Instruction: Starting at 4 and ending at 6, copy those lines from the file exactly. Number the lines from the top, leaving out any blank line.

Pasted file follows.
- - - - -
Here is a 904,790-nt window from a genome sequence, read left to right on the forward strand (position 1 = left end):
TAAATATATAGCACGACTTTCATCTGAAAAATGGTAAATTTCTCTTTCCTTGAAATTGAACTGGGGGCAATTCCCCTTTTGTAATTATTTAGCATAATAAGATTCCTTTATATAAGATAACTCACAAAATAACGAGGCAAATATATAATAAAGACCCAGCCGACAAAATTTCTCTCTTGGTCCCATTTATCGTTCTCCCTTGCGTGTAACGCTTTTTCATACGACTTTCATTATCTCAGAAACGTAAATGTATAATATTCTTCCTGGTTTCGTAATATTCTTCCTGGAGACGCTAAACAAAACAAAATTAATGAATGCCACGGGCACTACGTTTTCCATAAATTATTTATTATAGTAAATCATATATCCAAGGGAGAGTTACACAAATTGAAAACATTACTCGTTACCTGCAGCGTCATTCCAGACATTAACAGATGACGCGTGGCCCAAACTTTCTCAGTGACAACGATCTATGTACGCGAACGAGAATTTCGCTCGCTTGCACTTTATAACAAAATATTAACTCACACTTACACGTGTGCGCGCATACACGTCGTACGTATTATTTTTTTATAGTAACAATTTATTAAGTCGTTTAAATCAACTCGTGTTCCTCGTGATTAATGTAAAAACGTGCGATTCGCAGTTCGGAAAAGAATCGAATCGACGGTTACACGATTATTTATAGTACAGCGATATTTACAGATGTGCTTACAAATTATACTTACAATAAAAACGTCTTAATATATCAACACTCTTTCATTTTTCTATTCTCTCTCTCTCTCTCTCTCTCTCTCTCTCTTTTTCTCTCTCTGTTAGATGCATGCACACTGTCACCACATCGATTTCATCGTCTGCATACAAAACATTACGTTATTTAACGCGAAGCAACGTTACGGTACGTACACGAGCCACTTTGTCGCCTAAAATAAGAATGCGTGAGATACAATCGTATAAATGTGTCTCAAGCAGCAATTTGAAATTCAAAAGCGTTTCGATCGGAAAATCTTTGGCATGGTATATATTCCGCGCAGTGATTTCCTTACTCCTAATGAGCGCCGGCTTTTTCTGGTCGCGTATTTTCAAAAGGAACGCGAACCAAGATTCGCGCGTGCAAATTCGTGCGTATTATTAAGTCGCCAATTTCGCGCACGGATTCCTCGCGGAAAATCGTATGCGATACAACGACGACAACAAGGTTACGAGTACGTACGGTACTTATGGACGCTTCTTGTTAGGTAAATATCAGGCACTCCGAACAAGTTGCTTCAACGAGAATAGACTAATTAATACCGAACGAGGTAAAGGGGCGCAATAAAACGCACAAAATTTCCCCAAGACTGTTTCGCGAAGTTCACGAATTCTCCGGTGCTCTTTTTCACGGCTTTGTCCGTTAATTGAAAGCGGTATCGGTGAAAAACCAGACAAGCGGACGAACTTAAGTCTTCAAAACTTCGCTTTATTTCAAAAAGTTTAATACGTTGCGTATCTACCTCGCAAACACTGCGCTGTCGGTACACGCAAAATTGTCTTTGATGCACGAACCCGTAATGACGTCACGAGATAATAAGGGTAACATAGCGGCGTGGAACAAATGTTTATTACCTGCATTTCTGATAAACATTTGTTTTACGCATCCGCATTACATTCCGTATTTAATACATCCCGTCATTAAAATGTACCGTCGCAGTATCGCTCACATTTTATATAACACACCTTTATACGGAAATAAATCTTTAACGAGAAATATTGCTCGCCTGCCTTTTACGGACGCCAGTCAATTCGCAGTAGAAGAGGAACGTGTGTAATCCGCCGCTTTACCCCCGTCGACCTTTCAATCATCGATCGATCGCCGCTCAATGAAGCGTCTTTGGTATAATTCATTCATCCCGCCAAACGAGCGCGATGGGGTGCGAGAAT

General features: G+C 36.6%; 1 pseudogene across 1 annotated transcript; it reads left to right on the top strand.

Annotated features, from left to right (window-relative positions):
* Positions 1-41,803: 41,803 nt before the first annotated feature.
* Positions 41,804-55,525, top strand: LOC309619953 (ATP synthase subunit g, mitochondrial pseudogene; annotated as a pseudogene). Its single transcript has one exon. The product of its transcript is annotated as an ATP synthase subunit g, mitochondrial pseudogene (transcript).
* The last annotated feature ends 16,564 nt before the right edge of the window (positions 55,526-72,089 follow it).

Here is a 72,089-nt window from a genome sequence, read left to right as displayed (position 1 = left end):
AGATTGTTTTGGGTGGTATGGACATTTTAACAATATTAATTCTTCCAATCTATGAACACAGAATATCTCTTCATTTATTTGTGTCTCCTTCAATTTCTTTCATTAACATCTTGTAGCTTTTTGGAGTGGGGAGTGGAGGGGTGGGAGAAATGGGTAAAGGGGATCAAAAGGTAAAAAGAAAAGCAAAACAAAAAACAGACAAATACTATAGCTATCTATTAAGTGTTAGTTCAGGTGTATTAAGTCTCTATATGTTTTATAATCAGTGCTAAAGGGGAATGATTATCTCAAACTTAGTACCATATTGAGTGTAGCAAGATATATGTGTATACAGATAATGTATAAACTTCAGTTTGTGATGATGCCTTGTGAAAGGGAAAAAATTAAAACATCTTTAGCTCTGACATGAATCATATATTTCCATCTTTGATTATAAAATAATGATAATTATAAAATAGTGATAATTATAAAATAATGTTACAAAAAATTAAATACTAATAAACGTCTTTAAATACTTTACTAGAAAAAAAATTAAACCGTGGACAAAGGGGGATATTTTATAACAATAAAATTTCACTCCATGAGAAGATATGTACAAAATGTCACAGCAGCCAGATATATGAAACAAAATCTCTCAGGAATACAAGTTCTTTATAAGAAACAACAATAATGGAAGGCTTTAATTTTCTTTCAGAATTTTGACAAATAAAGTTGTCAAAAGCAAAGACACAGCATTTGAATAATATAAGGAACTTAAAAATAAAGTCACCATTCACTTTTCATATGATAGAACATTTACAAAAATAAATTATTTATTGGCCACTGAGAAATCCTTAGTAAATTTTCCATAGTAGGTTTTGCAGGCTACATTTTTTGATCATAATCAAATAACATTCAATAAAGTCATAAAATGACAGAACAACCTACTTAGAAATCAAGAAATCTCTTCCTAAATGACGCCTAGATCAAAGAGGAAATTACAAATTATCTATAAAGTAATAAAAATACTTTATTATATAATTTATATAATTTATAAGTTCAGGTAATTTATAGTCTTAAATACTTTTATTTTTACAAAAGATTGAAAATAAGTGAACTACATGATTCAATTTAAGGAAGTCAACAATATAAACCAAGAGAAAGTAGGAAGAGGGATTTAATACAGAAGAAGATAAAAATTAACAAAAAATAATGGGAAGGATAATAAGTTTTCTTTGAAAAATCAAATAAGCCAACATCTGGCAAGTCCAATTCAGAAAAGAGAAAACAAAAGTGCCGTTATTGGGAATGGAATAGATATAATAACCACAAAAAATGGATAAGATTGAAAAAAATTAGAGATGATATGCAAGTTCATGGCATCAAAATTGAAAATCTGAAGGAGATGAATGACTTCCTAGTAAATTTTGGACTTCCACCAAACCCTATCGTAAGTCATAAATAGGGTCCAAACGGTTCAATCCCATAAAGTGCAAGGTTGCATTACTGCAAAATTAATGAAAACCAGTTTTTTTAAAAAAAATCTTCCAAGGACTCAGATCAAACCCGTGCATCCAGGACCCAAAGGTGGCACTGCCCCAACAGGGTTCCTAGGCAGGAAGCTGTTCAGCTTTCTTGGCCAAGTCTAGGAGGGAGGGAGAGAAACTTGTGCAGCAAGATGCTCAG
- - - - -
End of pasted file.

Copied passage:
Annotated features, from left to right (window-relative positions):
* Positions 1-41,803: 41,803 nt before the first annotated feature.
* Positions 41,804-55,525, top strand: LOC309619953 (ATP synthase subunit g, mitochondrial pseudogene; annotated as a pseudogene). Its single transcript has one exon. The product of its transcript is annotated as an ATP synthase subunit g, mitochondrial pseudogene (transcript).